Airport Workers Move One Step Closer to Job Security

February 16, 2011

Airport workers came out in full force last Friday to support House Bill 1832 in front of the Committee on Labor and Workforce Development in the Washington State House of Representatives. Four days later, the Committee voted to move the bill forward for possible consideration by the entire House of Representatives.

House Bill 1832 is a win-win solution for workers, business, travelers, and the Port of Seattle. Workers keep their jobs, and the Port of Seattle retains highly experienced and dedicated workers. The Port of Seattle also benefits from the bill because they are guaranteed smooth transitions between service contracts and a reduced risk of labor disputes.

Geomar Nicolo, a bartender for over 15 years, spoke on behalf of UNITE HERE! Local 8 members in front of the Committee.

“My family has a better life because of my job as a bartender at SeaTac airport,” testified Geomar. “I am able to support my wife and my three kids because I know I can count on my employment at SeaTac airport.”

The bill would affect up to 1,500 workers at SeaTac Airport, many of whom could lose their jobs if the Port of Seattle contracts with new management companies to take over existing operations. The bill requires that any new company contracting with the Port of Seattle must retain the existing workforce, some of whom have worked at SeaTac Airport for decades.

The recent Committee vote is just the first push in a campaign to provide a stable business climate and job security for workers at SeaTac Airport. The next major step for HB 1832 would be a full vote of the State House of Representatives, after which the legislation would go on to the State Senate.

Check back for more information as we continue our campaign. If you are an airport worker and would like to get involved, contact Cindy Richardson at 206-470-2982.

Politics and Workers’ Power

Local 8 Newsletter, January 2011

Politics is an integral part of worker power, because elected officials can make a huge difference in our lives.

For example, in 2006 and 2007, the support of community groups and politicians helped us win the best hotel Union contract in the history of Local 8 at the Westin Seattle.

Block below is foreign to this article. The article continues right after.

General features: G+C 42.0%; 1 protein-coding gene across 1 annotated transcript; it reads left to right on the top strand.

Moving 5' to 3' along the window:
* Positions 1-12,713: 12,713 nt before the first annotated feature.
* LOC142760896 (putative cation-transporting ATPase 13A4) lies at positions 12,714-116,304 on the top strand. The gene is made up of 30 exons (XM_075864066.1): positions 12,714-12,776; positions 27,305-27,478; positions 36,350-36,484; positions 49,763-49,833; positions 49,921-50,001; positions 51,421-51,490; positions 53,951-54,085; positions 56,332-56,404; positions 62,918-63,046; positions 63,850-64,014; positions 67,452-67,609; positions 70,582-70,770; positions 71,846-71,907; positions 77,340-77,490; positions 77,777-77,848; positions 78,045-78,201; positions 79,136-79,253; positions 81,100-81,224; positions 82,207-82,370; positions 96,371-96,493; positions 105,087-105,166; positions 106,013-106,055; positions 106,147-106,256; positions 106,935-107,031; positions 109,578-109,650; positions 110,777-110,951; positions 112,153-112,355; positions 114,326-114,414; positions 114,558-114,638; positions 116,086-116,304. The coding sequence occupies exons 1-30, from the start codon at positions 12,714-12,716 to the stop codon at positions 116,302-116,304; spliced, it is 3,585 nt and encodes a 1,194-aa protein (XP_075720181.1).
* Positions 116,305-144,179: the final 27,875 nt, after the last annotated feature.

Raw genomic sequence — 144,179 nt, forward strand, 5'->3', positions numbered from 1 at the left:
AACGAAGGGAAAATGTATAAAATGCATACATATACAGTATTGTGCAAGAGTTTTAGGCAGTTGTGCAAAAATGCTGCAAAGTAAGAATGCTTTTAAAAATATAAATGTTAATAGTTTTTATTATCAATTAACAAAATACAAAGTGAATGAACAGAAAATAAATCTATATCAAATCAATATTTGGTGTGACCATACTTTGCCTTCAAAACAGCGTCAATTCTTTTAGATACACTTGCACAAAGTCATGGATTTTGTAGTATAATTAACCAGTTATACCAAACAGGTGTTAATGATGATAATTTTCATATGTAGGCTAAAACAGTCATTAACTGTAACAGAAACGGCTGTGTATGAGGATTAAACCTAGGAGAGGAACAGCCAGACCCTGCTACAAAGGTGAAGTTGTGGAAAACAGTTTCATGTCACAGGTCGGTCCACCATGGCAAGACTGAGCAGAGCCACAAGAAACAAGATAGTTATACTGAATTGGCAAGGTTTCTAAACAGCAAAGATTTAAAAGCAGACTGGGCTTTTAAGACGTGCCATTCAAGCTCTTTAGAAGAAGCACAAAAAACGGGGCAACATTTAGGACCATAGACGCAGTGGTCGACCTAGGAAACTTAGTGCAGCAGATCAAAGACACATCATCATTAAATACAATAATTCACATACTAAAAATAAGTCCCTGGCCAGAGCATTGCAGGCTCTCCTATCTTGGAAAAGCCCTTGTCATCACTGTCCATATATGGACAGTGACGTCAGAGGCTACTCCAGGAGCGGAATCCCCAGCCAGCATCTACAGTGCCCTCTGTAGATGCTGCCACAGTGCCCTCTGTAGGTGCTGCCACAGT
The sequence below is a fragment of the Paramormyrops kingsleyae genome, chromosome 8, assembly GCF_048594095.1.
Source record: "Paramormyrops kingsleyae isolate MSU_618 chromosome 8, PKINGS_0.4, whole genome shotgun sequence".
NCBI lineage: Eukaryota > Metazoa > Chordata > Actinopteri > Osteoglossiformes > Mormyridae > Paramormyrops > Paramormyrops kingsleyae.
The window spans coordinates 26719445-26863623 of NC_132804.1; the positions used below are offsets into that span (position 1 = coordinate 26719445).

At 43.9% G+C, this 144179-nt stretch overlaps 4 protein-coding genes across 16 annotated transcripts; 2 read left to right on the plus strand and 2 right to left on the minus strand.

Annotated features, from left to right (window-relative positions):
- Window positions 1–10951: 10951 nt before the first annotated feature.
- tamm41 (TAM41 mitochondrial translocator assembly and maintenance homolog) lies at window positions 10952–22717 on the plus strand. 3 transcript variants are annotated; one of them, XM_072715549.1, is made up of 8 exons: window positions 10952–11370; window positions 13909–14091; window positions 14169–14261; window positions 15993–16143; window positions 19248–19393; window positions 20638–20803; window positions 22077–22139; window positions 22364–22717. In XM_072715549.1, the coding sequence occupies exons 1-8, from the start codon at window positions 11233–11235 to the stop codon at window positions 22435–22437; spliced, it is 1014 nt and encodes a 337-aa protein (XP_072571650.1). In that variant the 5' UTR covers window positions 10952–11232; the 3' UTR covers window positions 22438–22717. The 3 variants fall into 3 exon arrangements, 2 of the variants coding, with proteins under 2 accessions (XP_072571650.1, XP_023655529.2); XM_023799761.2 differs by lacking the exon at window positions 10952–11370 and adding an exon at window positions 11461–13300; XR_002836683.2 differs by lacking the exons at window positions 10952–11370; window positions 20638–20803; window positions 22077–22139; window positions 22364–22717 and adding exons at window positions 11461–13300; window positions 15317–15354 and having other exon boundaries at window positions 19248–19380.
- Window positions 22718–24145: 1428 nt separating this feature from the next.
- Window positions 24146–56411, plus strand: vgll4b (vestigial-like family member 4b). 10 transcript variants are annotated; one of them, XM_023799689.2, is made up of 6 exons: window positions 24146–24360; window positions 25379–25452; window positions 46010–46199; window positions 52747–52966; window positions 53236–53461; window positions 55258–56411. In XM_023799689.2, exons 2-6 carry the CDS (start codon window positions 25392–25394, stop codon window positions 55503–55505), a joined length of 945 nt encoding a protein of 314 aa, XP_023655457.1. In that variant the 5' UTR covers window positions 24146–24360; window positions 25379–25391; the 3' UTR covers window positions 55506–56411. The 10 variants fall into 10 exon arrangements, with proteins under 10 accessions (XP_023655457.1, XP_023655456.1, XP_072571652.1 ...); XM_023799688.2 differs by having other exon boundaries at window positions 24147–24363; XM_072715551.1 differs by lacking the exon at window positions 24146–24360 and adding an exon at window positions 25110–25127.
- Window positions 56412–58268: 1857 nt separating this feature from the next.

In the next several years, Port of Seattle Commissioners will decide who runs food service concessions at the airport and whether long-term Union members will keep their jobs, wages and benefits. The King County Council and Seattle City Council will have a say in whether the hotel industry grows in a workerfriendly direction.

For all those reasons, it is our goal at Local 8 to increase and improve our efforts to create a political program that builds power for workers in the hospitality industry. In a big step in that direction, Melody Swett, shop steward at the Westin Seattle, agreed to join our Union’s political team for this past election season. Because of her work, we were able to register more members to vote than ever before, get committee leaders and shop stewards involved in our electoral campaign work, increase our voter turnout and show key candidates that we are serious about supporting them and their field campaigns.

We helped defeat the antiworker initiative 1082, which would have privatized our workers’ compensation insurance system for on-the-job injuries, we helped re-elect Senator Patty Murray, and we made a difference in many smaller local races. The experience of running a comprehensive political program this year will help us be ready for the 2011 election season, when many important local races will be on the ballot while we negotiate union contracts in all major King County union hotels.

Download the January 2011 Local 8 Newsletter.

Judge rules against corporate effort to block minimum wage increase

December 29, 2010, The Seattle Times

A Kittitas County judge Wednesday rejected a request to halt a 12-cent increase to the state’s minimum wage that takes effect this weekend.

Superior Court Judge Scott Sparks ruled against the summary judgment request made by a coalition of business groups that sued the state last month over the decision to raise the minimum wage to $8.67 an hour.

The groups opposed to the increase argue that the minimum wage can’t be increased in 2011 because this year’s Consumer Price Index did not reflect a net increase in the cost of living since 2008. A voter initiative ties the state’s minimum wage to the index.

The coalition opposed to the increase includes the Washington Farm Bureau, the Washington Restaurant Association and the Washington Retail Association.

Click here to read the rest of the article.